Cable cars or no, San Francisco has a public transportation system that is capable of moving a lot of people to almost anywhere in the city or the Bay Area efficiently and in relative comfort - when it's working.
The transit system in the area basically consists of the Municipal Railway (Muni), which runs all forms of public transportation operating within the city, proper; the Bay Area Rapid Transit (BART), the far-flung rail system that began service in 1972 with much-heralded computer technology that didn't quite work out as expected; county, municipal, and private bus systems connecting with BART; the Southern Pacific Railway, serving the lower penninsula; and Amtrak, providing service to outlying areas.
Matching performance to capability is no easy matter, however. Here are some recent developments in major sectors of Bay Area public transportation:
* Muni: Hilly San Francisco is particularly hard on buses, and the transit system found itself so far behind on maintenance and repairs, for various reasons, that it borrowed some 60 ''mothballed'' vehicles from Los Angeles. About half of the diesel-powered buses were out of service almost as soon as they were put into use. However, the rest have provided much-needed relief to riders who were more and more frequently being passed by overloaded Muni buses or sometimes not picked up no matter how long they waited. Passengers seeing the L.A. relics pull up to bus stops soon got over the feeling they had stepped into a ''Twilight Zone'' scene.
Greeted with perhaps even more incredulity by downtown merchants was a recent proposal to tax commercial property in the business district to the tune of $20. 8 million annually in order to continue providing more frequent transit service to that area than to other parts of the city. Behind the proposal are two factors: first, the anticipated loss of $16.5 million in federal operating grants in the next two years; second, growth in the same period of people taking public transit into downtown San Francisco by 29,000.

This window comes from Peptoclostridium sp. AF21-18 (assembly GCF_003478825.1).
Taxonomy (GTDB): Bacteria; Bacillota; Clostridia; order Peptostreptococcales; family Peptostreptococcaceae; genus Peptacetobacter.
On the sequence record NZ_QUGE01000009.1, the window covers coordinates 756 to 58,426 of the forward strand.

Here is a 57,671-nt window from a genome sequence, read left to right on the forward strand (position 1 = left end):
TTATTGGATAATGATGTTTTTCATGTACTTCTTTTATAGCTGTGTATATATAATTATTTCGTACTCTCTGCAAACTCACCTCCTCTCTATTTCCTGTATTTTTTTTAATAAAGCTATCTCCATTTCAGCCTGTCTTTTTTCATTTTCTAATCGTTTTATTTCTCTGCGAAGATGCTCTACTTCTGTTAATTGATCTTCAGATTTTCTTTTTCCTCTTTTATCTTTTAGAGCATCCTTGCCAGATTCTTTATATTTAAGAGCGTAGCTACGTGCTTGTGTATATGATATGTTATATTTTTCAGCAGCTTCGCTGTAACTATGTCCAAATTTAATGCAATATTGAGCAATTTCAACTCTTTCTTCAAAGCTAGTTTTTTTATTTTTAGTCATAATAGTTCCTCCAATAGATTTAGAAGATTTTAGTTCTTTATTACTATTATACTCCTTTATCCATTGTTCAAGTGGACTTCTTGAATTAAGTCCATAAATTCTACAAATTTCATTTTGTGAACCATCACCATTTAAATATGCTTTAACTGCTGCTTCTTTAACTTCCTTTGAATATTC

* BART: The system that tunnels under San Francisco Bay and stretches north to Concord and Richmond, south to Fremont and Daly City, moves an average of 190 ,000 people a day. But its sleek silver trains have never lived up to the computerized efficiency promised before the system began service in 1972. Trips routinely take more time than they should, and frustrating delays of as much as 30 minutes are not at all unusual.
Now BART's board of directors - even with federal aid uncertain at best - have committed themselves to spend up to $162 million for 60 to 150 newly designed cars and a new train-control system. Said one director: ''We will finally be able to keep the promises we made to the people in 1960.''
* Southern Pacific: Muni recently cut back bus service from the SP station to the commercial area along Market Street (not an easy walk, especially when trying to get to work on time). At about the same time, the railroad balked at a proposal by the city to extend the commuter route over existing but unused freight rails to a more convenient site near the Embarcadero.